Complex Numbers: Introduction (page 1 of 3) Sections: Introduction, Operations with complexes, The Quadratic Formula Up until now, you've been told that you can't take the square root of a negative number. That's because you had no numbers which were negative after you'd squared them (so you couldn't "go backwards" by taking the square root). Every number was positive after you squared it. So you couldn't very well squareroot a negative and expect to come up with anything sensible. Now, however, you can take the square root of a negative number, but it involves using a new number to do it. This new number was invented (discovered?) around the time of the Reformation. At that time, nobody believed that any "real world" use would be found for this new number, other than easing the computations involved in solving certain equations, so the new number was viewed as being a pretend number invented for convenience sake. (But then, when you think about it, aren't all numbers inventions? It's not like numbers grow on trees! They live in our heads. We made them all up! Why not invent a new one, as long as it works okay with what we already have?)
Anyway, this new number was called "i", standing for "imaginary", because "everybody knew" that i wasn't "real". (That's why you couldn't take the square root of a negative number before: you only had "real" numbers; that is, numbers without the "i" in them.) The imaginary is defined to be: Then: Now, you may think you can do this: But this doesn't make any
sense! You already have two numbers that square to 1;
namely –1 and +1.
And i already squares to –1.
So it's not reasonable that i would also square to 1.
This points out an important detail: When dealing with imaginaries, you
gain something (the ability to deal with negatives inside square roots),
but you also lose something (some of the flexibility and convenient rules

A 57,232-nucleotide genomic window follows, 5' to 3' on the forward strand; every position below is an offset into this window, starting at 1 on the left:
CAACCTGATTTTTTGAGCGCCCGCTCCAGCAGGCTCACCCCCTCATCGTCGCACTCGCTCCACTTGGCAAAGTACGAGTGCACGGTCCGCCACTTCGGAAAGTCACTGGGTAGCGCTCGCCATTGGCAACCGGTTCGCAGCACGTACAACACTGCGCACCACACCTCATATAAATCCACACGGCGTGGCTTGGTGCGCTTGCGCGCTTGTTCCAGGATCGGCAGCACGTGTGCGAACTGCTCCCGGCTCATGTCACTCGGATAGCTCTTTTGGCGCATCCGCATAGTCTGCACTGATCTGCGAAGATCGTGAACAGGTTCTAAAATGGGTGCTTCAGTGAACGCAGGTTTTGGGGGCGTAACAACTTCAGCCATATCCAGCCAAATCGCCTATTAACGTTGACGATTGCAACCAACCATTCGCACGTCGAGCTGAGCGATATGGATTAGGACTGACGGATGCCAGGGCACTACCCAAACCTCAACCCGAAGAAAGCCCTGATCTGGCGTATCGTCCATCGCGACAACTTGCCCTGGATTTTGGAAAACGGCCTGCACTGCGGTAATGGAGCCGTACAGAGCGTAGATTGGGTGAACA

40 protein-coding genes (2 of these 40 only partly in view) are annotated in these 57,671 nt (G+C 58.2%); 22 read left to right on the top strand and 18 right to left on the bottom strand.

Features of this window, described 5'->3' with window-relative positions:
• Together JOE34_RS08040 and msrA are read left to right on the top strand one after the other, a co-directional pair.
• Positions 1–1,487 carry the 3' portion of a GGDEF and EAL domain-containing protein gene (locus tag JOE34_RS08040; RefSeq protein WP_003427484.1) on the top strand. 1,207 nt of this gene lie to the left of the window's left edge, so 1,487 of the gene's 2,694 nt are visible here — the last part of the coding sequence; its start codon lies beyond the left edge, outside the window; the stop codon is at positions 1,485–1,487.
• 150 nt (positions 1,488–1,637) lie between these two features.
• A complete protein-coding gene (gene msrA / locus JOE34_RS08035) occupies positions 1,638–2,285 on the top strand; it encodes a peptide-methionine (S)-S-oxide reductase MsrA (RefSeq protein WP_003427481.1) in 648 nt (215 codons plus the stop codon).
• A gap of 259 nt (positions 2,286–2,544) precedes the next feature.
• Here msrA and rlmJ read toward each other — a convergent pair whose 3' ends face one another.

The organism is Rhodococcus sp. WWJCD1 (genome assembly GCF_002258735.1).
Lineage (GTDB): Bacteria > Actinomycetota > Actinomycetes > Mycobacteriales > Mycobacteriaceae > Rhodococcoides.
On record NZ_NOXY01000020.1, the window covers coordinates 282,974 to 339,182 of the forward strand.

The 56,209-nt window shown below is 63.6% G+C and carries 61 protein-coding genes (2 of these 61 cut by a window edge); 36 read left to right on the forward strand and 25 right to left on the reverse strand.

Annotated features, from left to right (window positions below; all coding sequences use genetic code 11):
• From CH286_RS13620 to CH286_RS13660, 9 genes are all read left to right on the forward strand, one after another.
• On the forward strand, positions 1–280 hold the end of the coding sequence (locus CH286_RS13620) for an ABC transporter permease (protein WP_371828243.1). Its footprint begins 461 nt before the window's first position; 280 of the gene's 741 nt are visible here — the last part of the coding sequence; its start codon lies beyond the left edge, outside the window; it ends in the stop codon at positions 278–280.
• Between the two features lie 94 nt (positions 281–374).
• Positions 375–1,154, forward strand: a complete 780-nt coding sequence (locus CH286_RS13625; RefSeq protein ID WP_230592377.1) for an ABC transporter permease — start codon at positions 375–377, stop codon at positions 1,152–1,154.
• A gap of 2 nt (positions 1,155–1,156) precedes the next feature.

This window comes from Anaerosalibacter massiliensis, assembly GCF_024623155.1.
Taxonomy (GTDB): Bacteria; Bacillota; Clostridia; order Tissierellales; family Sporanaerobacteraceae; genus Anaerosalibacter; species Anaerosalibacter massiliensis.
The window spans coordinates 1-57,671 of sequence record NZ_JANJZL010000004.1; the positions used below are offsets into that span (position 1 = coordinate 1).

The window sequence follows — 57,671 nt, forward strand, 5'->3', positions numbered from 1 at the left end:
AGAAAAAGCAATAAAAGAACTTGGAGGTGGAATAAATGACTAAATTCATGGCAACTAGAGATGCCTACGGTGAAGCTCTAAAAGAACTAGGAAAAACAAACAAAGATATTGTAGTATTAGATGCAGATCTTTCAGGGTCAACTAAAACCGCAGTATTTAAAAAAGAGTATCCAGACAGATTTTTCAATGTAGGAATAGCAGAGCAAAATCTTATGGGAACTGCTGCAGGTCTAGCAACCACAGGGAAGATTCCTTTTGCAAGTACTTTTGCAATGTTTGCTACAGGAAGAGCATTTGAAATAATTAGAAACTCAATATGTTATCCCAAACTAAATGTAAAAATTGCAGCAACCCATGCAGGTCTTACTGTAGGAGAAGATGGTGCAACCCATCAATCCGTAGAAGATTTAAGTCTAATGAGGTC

you used to have when dealing with square roots). In particular, YOU MUST
ALWAYS DO THE iPART
FIRST!
(Warning: The step that goes through the third "equals" sign is " ", not "". The i is outside the radical.)
In your computations, you will deal with i just as you would with x, except for the fact that x^{2} is just x^{2}, but i^{2} is –1:
2i + 3i = (2 + 3)i = 5i
16i – 5i = (16 – 5)i = 11i
(3i)(4i) = (3·4)(i·i) = (12)(i^{2}) = (12)(–1) = –12
(i)(2i)(–3i) = (2 · –3)(i · i · i) = (–6)(i^{2} · i) =(–6)(–1 · i) = (–6)(–i) = 6i Note this last problem. Within it, you can see that , because i^{2} = –1. Continuing, we get: This pattern of powers, signs, 1's, and i's is a cycle: In other words, to calculate any high power of i, you can convert it to a lower power by taking the closest multiple of 4 that's no bigger than the exponent and subtracting this multiple from the exponent. For example, a common trick question on tests is something along the lines of "Simplify i^{99}", the idea being that you'll try to multiply i ninetynine times and you'll run out of time, and the teachers will get a good giggle at your expense in the faculty lounge. Here's how the shortcut works: i^{99} = i^{96+3} = i^{(4×24)+3} = i^{3} = –i That is, i^{99} = i^{3}, because you can just lop off the i^{96}. (Ninetysix is a multiple of four, so i^{96} is just 1, which you can ignore.) In other words, you can divide the exponent by 4 (using long division), discard the answer, and use only the remainder. This will give you the part of the exponent that you care about. Here are a few more examples:
i^{17} = i^{16 + 1} = i^{4 · 4 + 1} = i^{1} = i
i^{120} = i^{4 · 30} = i^{4}^{· 30 + 0} = i^{0}= 1
i^{64,002} = i^{64,000 + 2} = i^{4 · 16,000 + 2} = i^{2} = –1 Now you've seen how imaginaries work; it's time to move on to complex numbers. "Complex" numbers have two parts, a "real" part (being any "real" number that you're used to dealing with) and an "imaginary" part (being any number with an "i" in it). The "standard" format for complex numbers is "a + bi"; that is, realpart first and ipart last. Top  1  2  3  Return to Index Next >>


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